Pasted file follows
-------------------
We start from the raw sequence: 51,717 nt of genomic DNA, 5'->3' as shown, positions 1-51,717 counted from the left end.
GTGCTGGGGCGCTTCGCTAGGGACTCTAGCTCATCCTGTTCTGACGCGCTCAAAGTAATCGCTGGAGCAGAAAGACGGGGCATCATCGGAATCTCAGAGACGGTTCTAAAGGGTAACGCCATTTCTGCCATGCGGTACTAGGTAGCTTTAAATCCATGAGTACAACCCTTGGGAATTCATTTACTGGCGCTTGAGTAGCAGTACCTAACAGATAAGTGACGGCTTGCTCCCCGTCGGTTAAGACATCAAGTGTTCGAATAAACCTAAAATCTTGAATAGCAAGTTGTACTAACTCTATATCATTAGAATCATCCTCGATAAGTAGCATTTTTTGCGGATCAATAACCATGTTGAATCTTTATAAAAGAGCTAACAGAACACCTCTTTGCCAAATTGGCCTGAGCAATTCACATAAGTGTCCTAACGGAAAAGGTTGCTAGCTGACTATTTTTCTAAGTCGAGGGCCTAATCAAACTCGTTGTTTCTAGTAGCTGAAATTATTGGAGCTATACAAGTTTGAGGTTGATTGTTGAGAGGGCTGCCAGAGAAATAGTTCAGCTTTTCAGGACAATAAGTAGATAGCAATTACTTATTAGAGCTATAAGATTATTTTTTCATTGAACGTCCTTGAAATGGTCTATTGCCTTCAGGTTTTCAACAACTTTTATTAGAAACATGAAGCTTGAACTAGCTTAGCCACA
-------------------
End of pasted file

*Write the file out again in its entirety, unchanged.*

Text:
We start from the raw sequence: 51,717 nt of genomic DNA, 5'->3' as shown, positions 1-51,717 counted from the left end.
GTGCTGGGGCGCTTCGCTAGGGACTCTAGCTCATCCTGTTCTGACGCGCTCAAAGTAATCGCTGGAGCAGAAAGACGGGGCATCATCGGAATCTCAGAGACGGTTCTAAAGGGTAACGCCATTTCTGCCATGCGGTACTAGGTAGCTTTAAATCCATGAGTACAACCCTTGGGAATTCATTTACTGGCGCTTGAGTAGCAGTACCTAACAGATAAGTGACGGCTTGCTCCCCGTCGGTTAAGACATCAAGTGTTCGAATAAACCTAAAATCTTGAATAGCAAGTTGTACTAACTCTATATCATTAGAATCATCCTCGATAAGTAGCATTTTTTGCGGATCAATAACCATGTTGAATCTTTATAAAAGAGCTAACAGAACACCTCTTTGCCAAATTGGCCTGAGCAATTCACATAAGTGTCCTAACGGAAAAGGTTGCTAGCTGACTATTTTTCTAAGTCGAGGGCCTAATCAAACTCGTTGTTTCTAGTAGCTGAAATTATTGGAGCTATACAAGTTTGAGGTTGATTGTTGAGAGGGCTGCCAGAGAAATAGTTCAGCTTTTCAGGACAATAAGTAGATAGCAATTACTTATTAGAGCTATAAGATTATTTTTTCATTGAACGTCCTTGAAATGGTCTATTGCCTTCAGGTTTTCAACAACTTTTATTAGAAACATGAAGCTTGAACTAGCTTAGCCACA